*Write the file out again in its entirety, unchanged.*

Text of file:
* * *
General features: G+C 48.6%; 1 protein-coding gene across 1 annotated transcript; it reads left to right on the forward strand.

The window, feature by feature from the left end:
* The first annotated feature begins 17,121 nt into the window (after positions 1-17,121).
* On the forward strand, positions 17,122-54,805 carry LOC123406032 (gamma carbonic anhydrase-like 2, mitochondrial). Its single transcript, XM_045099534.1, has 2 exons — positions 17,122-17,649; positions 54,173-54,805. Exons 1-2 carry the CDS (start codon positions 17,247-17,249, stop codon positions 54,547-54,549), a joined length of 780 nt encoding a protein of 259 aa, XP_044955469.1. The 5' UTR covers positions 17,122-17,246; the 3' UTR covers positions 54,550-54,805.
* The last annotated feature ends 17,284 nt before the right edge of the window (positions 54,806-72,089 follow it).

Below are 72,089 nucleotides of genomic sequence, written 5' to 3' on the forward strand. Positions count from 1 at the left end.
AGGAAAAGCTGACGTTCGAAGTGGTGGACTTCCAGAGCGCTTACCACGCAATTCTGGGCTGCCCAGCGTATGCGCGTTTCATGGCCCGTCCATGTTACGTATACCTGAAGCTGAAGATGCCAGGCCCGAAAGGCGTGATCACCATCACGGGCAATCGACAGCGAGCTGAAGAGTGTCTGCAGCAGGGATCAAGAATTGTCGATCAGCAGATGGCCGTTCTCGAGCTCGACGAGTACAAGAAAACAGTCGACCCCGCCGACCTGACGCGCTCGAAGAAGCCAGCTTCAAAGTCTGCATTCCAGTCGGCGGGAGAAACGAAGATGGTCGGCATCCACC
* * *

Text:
General features: G+C 48.6%; 1 protein-coding gene across 1 annotated transcript; it reads left to right on the forward strand.

The window, feature by feature from the left end:
* The first annotated feature begins 17,121 nt into the window (after positions 1-17,121).
* On the forward strand, positions 17,122-54,805 carry LOC123406032 (gamma carbonic anhydrase-like 2, mitochondrial). Its single transcript, XM_045099534.1, has 2 exons — positions 17,122-17,649; positions 54,173-54,805. Exons 1-2 carry the CDS (start codon positions 17,247-17,249, stop codon positions 54,547-54,549), a joined length of 780 nt encoding a protein of 259 aa, XP_044955469.1. The 5' UTR covers positions 17,122-17,246; the 3' UTR covers positions 54,550-54,805.
* The last annotated feature ends 17,284 nt before the right edge of the window (positions 54,806-72,089 follow it).

Below are 72,089 nucleotides of genomic sequence, written 5' to 3' on the forward strand. Positions count from 1 at the left end.
AGGAAAAGCTGACGTTCGAAGTGGTGGACTTCCAGAGCGCTTACCACGCAATTCTGGGCTGCCCAGCGTATGCGCGTTTCATGGCCCGTCCATGTTACGTATACCTGAAGCTGAAGATGCCAGGCCCGAAAGGCGTGATCACCATCACGGGCAATCGACAGCGAGCTGAAGAGTGTCTGCAGCAGGGATCAAGAATTGTCGATCAGCAGATGGCCGTTCTCGAGCTCGACGAGTACAAGAAAACAGTCGACCCCGCCGACCTGACGCGCTCGAAGAAGCCAGCTTCAAAGTCTGCATTCCAGTCGGCGGGAGAAACGAAGATGGTCGGCATCCACC